theres probably alot more that someone with a physics degree could probably see and the calculations required



posted on Jan, 24 2012 @ 06:34 AM
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Thing is, once you connect it to something that will give resistance, i.e- anything, it will simply die.


Something can't generate more energy than what it uses, so it will basically only be able to power itself, which is useless.

Good idea, though.

A starting point is a starting point.



posted on Jan, 24 2012 @ 06:35 AM
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This has been invented, there is a guy in I think britain, who has built one the size of a faris wheel. So the idea is already there, unfortunately it does not produce enough torque to be of value.



posted on Jan, 24 2012 @ 06:48 AM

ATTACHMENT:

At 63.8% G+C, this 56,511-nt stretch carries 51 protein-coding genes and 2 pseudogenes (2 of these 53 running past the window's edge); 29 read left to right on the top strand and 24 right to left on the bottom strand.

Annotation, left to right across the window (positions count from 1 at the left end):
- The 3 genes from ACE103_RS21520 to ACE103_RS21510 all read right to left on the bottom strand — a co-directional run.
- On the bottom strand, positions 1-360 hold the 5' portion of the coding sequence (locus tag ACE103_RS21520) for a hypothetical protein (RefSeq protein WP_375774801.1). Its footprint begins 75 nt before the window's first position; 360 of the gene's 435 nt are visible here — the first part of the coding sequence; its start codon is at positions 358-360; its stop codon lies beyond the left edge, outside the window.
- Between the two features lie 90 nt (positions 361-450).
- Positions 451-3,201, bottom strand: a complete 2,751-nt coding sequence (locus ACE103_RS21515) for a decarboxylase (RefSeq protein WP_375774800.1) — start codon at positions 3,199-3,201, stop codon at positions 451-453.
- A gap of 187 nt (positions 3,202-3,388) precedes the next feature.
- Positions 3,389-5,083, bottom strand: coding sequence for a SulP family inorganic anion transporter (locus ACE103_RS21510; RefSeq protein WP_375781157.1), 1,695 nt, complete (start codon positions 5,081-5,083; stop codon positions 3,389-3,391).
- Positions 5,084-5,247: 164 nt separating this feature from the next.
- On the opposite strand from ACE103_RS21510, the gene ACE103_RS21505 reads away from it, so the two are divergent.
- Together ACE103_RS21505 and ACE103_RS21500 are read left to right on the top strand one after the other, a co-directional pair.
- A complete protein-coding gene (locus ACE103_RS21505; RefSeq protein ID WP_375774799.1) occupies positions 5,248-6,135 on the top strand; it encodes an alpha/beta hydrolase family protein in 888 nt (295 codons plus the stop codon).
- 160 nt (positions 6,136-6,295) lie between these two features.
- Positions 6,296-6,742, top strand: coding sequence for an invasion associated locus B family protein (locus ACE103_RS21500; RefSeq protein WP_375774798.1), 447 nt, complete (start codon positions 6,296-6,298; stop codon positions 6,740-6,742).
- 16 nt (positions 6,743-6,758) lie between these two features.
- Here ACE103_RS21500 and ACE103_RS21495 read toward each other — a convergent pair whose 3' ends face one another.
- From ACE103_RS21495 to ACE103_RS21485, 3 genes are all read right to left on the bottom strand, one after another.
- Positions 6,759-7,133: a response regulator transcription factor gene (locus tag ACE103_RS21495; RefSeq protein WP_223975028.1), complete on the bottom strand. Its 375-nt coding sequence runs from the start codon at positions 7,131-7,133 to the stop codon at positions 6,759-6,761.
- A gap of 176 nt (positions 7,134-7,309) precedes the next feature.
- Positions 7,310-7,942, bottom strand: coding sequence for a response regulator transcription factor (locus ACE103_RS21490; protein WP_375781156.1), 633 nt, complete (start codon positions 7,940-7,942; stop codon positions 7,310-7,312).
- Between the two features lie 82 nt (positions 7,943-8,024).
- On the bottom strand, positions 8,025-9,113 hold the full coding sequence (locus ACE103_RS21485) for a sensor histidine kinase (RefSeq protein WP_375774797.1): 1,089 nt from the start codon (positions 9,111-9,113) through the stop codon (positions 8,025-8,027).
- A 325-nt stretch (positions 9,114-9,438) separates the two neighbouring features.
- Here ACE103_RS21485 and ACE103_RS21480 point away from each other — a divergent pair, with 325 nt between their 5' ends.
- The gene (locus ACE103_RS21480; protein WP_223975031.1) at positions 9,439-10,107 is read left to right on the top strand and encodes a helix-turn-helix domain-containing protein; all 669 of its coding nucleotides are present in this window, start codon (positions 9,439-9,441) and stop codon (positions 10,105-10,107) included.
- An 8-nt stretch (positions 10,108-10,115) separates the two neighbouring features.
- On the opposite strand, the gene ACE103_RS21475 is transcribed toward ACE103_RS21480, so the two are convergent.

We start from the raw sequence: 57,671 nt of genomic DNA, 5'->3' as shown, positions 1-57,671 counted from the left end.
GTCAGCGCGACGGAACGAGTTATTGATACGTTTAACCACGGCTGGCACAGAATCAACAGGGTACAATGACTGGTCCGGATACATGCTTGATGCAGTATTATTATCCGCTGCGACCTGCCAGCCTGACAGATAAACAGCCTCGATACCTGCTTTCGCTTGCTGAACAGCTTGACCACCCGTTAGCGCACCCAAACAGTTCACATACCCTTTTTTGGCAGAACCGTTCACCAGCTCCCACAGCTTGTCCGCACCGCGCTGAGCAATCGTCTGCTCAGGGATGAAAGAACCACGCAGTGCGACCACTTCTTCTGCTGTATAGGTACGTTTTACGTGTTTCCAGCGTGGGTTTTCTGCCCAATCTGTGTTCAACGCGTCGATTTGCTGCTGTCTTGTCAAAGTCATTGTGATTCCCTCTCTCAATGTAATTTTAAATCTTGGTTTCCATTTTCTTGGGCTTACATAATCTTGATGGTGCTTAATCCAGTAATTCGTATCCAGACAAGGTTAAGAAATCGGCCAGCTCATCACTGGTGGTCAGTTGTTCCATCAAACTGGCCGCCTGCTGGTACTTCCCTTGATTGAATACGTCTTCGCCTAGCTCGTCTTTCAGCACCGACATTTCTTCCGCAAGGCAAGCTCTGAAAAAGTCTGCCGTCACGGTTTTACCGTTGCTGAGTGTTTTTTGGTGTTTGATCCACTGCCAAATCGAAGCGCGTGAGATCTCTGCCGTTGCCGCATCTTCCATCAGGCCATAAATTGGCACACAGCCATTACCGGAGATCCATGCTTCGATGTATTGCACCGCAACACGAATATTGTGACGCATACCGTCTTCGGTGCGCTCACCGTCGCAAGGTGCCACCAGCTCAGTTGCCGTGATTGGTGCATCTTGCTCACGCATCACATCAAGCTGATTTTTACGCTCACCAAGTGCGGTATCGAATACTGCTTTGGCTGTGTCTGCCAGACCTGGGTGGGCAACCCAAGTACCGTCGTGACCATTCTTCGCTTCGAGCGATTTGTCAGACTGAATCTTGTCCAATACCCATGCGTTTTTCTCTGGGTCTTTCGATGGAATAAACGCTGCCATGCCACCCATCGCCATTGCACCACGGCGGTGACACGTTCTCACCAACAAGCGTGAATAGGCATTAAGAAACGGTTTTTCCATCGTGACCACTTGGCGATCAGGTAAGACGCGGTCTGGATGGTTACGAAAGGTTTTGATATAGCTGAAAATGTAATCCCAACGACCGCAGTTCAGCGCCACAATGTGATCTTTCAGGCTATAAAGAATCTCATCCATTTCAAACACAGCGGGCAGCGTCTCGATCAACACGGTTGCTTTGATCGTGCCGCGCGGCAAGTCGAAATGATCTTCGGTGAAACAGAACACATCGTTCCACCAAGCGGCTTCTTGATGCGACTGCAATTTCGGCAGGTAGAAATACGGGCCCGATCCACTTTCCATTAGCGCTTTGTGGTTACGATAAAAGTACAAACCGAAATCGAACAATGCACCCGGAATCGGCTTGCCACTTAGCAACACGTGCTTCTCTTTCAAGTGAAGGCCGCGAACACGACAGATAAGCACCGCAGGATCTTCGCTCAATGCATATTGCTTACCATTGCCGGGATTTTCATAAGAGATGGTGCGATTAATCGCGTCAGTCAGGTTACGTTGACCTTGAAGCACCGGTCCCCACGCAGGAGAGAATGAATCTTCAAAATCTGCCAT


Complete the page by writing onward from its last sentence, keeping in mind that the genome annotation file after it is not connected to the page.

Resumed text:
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reply to post by Hellas
 


Hah, that look a lot like what I had imagined. Funny... Thanks.



posted on Jan, 24 2012 @ 06:53 AM
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reply to post by Hawking
 


Well, the thing about the weight is. That even though there is not any moe weight on one side than the other, it is of balance, constantly. Even if it were to stop the weight on the right side will always be further from the middle than on the left side, which should create more weight. I think... hah.. My head hurts.


Anyway - I am getting the overall feeling that it is an interesting, but already explored approach, with no real practical application.

Thanks for sharing guys.



posted on Jan, 24 2012 @ 01:15 PM
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Originally posted by Unrealised
Thing is, once you connect it to something that will give resistance, i.e- anything, it will simply die.


Something can't generate more energy than what it uses, so it will basically only be able to power itself, which is useless.